According to the preliminary State Customs data, in MY 2014/15 (July 2014 through June 2015), Russia exported 30.87 MMT of grains, flour in grain equivalent and pulses. These are a historically high level of grain exports from Russia, and historically high exports of wheat and barley in the given period. Industry analysts estimate total grain exports, including flour and pulses, at 31 to 32 MMT, depending on whether or not they include grain shipped from Siberian Russia to Kazakhstan by trucks. Rusagrotrans company, Russia's major railway transporter estimates grain exports in MY 2014/15 at 31.7 MMT. These volumes include wheat flour in grain equivalent, pulses and approximately 0.6 MMT to 0.7 MMT of Russian grain exports to Kazakhstan by trucks. These grain exports (primarily wheat) to Kazakhstan are not included in the official Customs data.

According to preliminary Russian State Customs data, from July 1, 2014 through June 30, 2015 Russia exported 21.59 MMT of wheat, 5.26 MMT of barley and 3 MMT of corn, and approximately 1 MMT of other grains and pulses.

Industry analysts forecast that grain exports in July and August 2015 (the first two months of the 2015/16 grain marketing year) will be 2.8 MMT and 3.8 MT, respectively, compared to 3.12 MMT and 4.64 MMT, respectively, in July and August 2014. According to Rusagrotrans, the decrease is connected with the delay in the contracting of grain for export. The contracting delay is caused by the still uncertain method of calculation of the "floating" export duty on wheat, the volatility of the Russian ruble exchange rate, and the volatility of the world grain market. If, in the first half of the 2014/15 season exporters worked with wheat (Class 4) export price at $245-$260 per 1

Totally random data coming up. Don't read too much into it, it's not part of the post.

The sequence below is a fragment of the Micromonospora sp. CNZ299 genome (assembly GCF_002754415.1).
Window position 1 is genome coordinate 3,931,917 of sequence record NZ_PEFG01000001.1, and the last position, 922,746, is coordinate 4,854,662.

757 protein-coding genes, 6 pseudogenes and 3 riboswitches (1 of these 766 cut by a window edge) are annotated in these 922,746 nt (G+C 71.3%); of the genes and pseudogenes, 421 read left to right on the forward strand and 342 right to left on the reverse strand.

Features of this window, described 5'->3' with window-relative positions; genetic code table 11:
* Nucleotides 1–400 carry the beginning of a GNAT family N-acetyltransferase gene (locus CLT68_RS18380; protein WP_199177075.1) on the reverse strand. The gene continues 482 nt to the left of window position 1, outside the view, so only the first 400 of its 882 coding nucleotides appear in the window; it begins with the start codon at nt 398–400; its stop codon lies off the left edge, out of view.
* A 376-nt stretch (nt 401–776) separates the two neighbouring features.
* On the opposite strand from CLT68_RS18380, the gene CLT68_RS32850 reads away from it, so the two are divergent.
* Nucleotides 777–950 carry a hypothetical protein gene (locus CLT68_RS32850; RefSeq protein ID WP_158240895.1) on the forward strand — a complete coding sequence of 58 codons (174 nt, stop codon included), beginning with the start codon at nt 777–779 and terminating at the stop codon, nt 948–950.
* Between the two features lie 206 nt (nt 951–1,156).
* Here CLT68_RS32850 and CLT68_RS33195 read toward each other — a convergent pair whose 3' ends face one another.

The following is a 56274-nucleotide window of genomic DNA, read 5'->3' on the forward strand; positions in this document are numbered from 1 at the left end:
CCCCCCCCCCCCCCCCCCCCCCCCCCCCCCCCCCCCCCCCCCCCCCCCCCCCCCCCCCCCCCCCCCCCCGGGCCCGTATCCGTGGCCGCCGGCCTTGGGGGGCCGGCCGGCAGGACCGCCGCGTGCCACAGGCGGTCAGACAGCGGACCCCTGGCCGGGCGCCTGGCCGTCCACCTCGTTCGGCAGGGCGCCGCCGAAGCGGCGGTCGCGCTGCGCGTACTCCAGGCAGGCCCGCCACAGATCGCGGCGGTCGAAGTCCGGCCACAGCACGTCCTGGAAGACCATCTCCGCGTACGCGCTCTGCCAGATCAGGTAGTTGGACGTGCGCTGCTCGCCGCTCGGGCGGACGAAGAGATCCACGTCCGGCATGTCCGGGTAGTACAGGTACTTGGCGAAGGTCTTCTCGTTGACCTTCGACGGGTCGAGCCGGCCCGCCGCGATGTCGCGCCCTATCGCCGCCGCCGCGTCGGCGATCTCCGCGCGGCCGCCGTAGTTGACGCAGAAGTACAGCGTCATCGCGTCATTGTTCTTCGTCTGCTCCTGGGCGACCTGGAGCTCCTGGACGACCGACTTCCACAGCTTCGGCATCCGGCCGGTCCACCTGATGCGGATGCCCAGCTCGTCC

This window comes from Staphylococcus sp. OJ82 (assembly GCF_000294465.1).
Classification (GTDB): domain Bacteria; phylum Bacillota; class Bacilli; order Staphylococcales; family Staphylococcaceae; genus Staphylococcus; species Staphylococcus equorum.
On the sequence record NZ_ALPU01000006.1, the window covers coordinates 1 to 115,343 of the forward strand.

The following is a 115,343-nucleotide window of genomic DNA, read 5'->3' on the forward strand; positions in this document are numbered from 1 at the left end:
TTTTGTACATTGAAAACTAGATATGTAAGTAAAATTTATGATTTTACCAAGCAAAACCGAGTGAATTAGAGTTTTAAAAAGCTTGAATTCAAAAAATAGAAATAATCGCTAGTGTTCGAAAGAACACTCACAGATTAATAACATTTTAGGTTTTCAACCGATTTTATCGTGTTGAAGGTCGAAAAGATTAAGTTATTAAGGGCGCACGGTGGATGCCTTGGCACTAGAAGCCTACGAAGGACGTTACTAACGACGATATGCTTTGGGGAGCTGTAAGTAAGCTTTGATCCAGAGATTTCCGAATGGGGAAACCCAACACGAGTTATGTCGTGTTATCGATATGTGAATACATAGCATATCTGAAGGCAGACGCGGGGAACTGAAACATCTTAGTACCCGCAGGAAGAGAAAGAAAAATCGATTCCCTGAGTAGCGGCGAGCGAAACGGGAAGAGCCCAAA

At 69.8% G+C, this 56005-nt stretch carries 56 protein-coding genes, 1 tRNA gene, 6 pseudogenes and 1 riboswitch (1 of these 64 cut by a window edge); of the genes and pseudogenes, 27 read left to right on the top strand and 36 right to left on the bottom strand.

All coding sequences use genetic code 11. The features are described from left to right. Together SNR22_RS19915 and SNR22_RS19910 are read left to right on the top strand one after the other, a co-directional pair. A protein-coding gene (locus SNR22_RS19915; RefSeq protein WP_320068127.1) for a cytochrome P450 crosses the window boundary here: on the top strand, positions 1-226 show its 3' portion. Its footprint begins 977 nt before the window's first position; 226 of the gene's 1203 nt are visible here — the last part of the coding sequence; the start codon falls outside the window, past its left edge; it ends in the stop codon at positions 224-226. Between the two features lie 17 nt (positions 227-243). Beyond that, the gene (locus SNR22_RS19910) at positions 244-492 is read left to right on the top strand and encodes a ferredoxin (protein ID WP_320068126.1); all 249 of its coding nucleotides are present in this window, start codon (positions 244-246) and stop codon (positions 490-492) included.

MT (FOB), then in the beginning of July 2015 the export price of wheat Class 4 is around $190 per 1 MT. Given the high supply of wheat in the world market, traders do not expect a serious increase in the FOB price of wheat5.